Now that we have downloaded sentiment data, it would be helpful to have the price data for the same instrument over the same period for analysis. Note the sentiment data is in 1-minute increments, so we will need to pull 1-minute EURUSD candles. We could pull this data into a DataFrame quickly and easily using fxcmpy, however the limit of the number of candles we can pull using fxcmpy is 10,000, which is fewer than the number of 1-minute candles in January 2018. Instead, we can download the candles in 1-week packages from FXCM’s GitHub and create a loop to compile them into a DataFrame. This sounds like a lot of work, but really it’s only a few lines of code. Similarly to the sentiment data, historical candle data is stored in GNU zip files which can be called by their URL.

url = 'https://candledata.fxcorporate.com/'
periodicity='m1' ##periodicity, can be m1, H1, D1
url_suffix = '.csv.gz' 
symbol = 'EURUSD' 
start_dt =  datetime.date(2018,1,2)##select start date
end_dt = datetime.date(2018,2,1)##select end date

start_wk = start_dt.isocalendar()[1]
end_wk = end_dt.isocalendar()[1] 
year = str(start_dt.isocalendar()[0])

data=pd.DataFrame()

for i in range(start_wk, end_wk+1):
            url_data = url + periodicity + '/' + symbol + '/' + year + '/' + str(i) + url_suffix
            print(url_data)
            tempdata = pd.read_csv(url_data, compression='gzip', index_col='DateTime', parse_dates=True)
            data=pd.concat([data, tempdata])

Dataframe of price data

We now have a DataFrame with sentiment data and a DataFrame with price data. To make it easier to compare the data, we will combine the AskClose price with the sentiment data:

frames = data['AskClose'], sentiment_pvt.tz_localize(None)
combineddf = pd.concat(frames, axis=1, join_axes=[sentiment_pvt.tz_localize(None).index], ignore_index=False).dropna()
combineddf

Dataframe of price and sentiment data

Exploratory Data Analysis

Now we can begin to explore the data. First, we can view some descriptive statistics of each index by calling .describe() on a column of the DataFrame:

combineddf['LongAmountK'].describe()

Next, we can use Seaborn to create a heatmap of the correlation. Seaborn is a great package for creating visualizations from DataFrames, and can be imported as sns as a general convention.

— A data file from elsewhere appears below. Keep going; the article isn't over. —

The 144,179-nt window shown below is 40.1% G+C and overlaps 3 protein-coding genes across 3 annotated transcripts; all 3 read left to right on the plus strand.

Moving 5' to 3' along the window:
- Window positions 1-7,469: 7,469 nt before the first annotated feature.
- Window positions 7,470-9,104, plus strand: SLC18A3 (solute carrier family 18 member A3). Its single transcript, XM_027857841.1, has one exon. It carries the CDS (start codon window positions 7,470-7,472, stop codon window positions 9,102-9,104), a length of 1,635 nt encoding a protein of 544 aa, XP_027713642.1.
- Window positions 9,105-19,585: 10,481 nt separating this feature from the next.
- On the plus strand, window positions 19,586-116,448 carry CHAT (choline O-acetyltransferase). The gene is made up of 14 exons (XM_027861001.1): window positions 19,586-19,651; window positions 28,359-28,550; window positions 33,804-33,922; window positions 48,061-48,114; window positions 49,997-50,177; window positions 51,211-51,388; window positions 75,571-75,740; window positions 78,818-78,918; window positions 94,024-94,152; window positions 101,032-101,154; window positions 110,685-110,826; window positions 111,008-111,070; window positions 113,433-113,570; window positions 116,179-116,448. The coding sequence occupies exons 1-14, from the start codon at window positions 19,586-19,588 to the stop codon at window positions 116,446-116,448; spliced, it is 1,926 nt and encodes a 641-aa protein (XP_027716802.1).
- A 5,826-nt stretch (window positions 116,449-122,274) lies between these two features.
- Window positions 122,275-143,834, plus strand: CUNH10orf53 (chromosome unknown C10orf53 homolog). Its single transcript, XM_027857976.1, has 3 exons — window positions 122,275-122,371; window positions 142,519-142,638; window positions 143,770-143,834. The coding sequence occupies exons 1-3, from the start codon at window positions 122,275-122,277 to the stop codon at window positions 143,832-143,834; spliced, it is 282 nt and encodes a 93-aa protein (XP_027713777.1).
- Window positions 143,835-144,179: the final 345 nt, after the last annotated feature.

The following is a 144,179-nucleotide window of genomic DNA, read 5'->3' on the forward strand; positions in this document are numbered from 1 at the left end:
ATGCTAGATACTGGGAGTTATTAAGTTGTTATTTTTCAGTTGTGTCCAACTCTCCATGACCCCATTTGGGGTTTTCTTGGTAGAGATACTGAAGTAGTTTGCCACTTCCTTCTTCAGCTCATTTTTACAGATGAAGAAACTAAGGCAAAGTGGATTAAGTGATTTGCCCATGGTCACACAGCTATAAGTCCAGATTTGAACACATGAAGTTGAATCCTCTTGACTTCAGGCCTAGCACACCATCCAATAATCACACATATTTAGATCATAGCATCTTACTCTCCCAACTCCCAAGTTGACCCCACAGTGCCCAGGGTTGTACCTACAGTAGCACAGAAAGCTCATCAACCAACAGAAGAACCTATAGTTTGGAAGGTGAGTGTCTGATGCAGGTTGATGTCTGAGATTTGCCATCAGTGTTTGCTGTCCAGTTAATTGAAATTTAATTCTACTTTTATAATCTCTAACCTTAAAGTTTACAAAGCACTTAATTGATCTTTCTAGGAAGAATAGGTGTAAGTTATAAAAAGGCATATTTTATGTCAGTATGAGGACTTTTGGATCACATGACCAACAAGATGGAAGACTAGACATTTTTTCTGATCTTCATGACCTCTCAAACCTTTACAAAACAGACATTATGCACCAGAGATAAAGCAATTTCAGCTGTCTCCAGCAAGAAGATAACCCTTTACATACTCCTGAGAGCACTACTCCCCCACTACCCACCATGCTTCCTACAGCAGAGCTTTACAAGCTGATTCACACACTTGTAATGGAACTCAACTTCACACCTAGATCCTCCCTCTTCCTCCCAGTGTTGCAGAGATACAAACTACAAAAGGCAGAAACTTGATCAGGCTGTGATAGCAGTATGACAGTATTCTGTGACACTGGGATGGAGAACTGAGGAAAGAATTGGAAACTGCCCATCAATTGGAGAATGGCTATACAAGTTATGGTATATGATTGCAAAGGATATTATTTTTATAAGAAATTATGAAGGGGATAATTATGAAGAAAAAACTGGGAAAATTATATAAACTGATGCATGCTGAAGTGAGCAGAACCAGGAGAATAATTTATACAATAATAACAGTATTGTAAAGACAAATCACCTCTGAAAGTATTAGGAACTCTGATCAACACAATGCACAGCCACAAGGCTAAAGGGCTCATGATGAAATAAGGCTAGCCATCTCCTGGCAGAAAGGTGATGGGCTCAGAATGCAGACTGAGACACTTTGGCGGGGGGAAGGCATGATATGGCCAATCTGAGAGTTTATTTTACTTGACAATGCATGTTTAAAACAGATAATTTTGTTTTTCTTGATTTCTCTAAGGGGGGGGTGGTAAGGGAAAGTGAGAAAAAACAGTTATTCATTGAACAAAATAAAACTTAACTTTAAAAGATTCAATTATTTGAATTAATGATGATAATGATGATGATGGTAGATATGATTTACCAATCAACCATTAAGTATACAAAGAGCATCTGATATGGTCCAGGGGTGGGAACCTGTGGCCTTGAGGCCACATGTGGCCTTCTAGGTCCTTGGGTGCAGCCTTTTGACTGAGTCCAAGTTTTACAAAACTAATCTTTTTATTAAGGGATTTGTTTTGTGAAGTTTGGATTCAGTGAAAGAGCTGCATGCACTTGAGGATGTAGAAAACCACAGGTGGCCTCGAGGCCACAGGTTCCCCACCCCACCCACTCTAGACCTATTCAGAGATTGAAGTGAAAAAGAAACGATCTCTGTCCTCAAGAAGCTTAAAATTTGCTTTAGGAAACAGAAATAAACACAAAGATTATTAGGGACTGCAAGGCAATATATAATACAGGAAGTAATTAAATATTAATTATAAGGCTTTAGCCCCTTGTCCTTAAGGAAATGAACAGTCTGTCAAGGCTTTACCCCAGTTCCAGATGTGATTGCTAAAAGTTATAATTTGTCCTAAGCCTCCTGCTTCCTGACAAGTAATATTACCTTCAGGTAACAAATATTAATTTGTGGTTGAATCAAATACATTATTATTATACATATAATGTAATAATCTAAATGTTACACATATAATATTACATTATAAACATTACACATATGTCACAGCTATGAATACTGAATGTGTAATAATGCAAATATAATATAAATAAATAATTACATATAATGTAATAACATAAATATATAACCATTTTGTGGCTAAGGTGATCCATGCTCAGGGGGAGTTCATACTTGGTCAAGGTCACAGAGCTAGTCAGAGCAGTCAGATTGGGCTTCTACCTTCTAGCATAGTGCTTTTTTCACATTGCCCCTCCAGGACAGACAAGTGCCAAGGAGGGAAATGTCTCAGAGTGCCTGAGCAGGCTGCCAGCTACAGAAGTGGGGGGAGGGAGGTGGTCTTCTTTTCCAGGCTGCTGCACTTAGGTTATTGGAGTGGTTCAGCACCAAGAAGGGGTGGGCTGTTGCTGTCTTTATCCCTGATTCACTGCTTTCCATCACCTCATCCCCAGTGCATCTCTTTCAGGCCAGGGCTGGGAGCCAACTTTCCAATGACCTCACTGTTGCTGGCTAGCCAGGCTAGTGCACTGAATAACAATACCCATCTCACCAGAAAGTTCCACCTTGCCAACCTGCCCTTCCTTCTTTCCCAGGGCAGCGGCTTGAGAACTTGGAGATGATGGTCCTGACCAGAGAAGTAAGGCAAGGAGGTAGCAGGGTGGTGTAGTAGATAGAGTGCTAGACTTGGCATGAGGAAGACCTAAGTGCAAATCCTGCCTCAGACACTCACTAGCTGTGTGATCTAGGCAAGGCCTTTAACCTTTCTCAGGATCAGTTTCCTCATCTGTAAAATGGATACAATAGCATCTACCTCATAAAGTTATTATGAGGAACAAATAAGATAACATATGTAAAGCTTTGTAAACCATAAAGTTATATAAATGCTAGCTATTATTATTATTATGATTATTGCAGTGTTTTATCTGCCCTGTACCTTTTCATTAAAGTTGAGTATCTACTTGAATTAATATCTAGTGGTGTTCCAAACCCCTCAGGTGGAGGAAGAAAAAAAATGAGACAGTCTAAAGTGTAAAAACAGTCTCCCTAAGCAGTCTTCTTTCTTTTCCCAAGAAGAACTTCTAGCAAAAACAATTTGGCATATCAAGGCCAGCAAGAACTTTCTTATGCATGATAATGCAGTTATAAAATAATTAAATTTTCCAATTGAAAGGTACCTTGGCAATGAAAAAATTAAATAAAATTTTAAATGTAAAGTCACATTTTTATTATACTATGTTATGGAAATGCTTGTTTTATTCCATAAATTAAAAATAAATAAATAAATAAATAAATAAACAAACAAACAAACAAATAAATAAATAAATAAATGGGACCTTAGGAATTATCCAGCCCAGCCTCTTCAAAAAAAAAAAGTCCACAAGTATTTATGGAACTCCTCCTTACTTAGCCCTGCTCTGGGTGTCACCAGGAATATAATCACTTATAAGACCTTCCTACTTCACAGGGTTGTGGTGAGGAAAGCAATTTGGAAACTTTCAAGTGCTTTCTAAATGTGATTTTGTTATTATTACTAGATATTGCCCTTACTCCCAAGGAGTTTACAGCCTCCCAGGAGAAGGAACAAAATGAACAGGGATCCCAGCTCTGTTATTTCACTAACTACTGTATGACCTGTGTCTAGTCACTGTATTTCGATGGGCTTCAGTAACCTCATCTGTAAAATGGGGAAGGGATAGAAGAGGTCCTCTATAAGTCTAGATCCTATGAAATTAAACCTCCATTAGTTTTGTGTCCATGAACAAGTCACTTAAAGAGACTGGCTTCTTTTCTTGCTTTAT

import seaborn as sns
plt.subplots(figsize=(15,10))
sns.heatmap(combineddf.corr())

 

Heatmap of sentiment data and price

We can also get an idea of how the data is distributed by creating a histogram of one of the sentiment indexes.

sns.set(font_scale=3)
sns.set(rc={'figure.figsize':(12,8)})
sns.distplot(combineddf['SSIHistOrders'], hist=True, kde=True, 
             bins=int(180/5), color = 'darkblue', 
             hist_kws={'edgecolor':'black'},
             kde_kws={'linewidth': 4})

Histogram of SSI Hist Orders and price

We can clearly see the data is not normally distributed.

Now let’s plot price against a sentiment index, SSIHistOrders, which when negative is the ratio of short orders to long orders. Charting SSIHistOrders and price, it would appear as price increases, SSIHistOrders moves more negative, and when price decreases, SSIHistOrders moves closer to positive territory.

fig, ax = plt.subplots(figsize=(10,8))

ax1 = combineddf['AskClose'].plot(ax=ax, color='b')
ax1.set_ylabel('EURUSD', color='b', fontsize=10)
ax1.tick_params(colors='b')

ax2 = ax1.twinx()
combineddf['SSIHistOrders'].plot(ax=ax2, color='g')
ax2.set_ylabel('SSIHistOrders', color='g',fontsize=10)
ax2.tick_params(colors='g')

ax.set_title("Price vs SSIHistOrders")
ax1.legend(loc='upper left')
ax2.legend(loc='upper right')

Chart of SSI Hist Orders and price

Now that we have price data and sentiment data we can explore the relationship between the two. An interesting experiment would be to run the data through some machine learning algorithms and building a trading strategy with our results. To find out more about the data available for free download, visit FXCM’s Github page.

Need more historical data or want to subscribe to receive this sentiment data live? Contact FXCM’s premium data department at premiumdata@fxcm.com.